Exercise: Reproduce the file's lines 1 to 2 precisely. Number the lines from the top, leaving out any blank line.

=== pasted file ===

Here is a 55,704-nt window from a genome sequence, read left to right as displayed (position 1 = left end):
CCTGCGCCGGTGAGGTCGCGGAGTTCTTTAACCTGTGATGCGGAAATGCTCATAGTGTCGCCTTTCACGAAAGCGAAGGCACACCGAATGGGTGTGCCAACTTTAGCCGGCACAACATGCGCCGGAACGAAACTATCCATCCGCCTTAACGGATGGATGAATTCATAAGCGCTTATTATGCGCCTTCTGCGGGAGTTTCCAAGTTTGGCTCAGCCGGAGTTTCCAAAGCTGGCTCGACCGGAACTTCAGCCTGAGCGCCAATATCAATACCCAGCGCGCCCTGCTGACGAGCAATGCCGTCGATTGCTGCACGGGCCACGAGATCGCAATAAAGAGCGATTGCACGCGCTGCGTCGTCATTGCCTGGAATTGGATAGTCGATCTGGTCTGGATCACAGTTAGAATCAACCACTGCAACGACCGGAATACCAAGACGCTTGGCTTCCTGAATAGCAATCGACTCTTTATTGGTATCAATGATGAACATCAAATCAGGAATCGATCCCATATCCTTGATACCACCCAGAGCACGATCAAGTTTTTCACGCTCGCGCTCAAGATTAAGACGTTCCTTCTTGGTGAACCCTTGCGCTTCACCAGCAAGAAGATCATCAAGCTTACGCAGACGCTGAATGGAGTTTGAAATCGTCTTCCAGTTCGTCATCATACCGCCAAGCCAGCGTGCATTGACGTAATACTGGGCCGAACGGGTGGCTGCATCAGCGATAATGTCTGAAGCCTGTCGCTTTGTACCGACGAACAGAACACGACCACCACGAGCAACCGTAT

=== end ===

Here is a 55,704-nt window from a genome sequence, read left to right as displayed (position 1 = left end):
CCTGCGCCGGTGAGGTCGCGGAGTTCTTTAACCTGTGATGCGGAAATGCTCATAGTGTCGCCTTTCACGAAAGCGAAGGCACACCGAATGGGTGTGCCAACTTTAGCCGGCACAACATGCGCCGGAACGAAACTATCCATCCGCCTTAACGGATGGATGAATTCATAAGCGCTTATTATGCGCCTTCTGCGGGAGTTTCCAAGTTTGGCTCAGCCGGAGTTTCCAAAGCTGGCTCGACCGGAACTTCAGCCTGAGCGCCAATATCAATACCCAGCGCGCCCTGCTGACGAGCAATGCCGTCGATTGCTGCACGGGCCACGAGATCGCAATAAAGAGCGATTGCACGCGCTGCGTCGTCATTGCCTGGAATTGGATAGTCGATCTGGTCTGGATCACAGTTAGAATCAACCACTGCAACGACCGGAATACCAAGACGCTTGGCTTCCTGAATAGCAATCGACTCTTTATTGGTATCAATGATGAACATCAAATCAGGAATCGATCCCATATCCTTGATACCACCCAGAGCACGATCAAGTTTTTCACGCTCGCGCTCAAGATTAAGACGTTCCTTCTTGGTGAACCCTTGCGCTTCACCAGCAAGAAGATCATCAAGCTTACGCAGACGCTGAATGGAGTTTGAAATCGTCTTCCAGTTCGTCATCATACCGCCAAGCCAGCGTGCATTGACGTAATACTGGGCCGAACGGGTGGCTGCATCAGCGATAATGTCTGAAGCCTGTCGCTTTGTACCGACGAACAGAACACGACCACCACGAGCAACCGTAT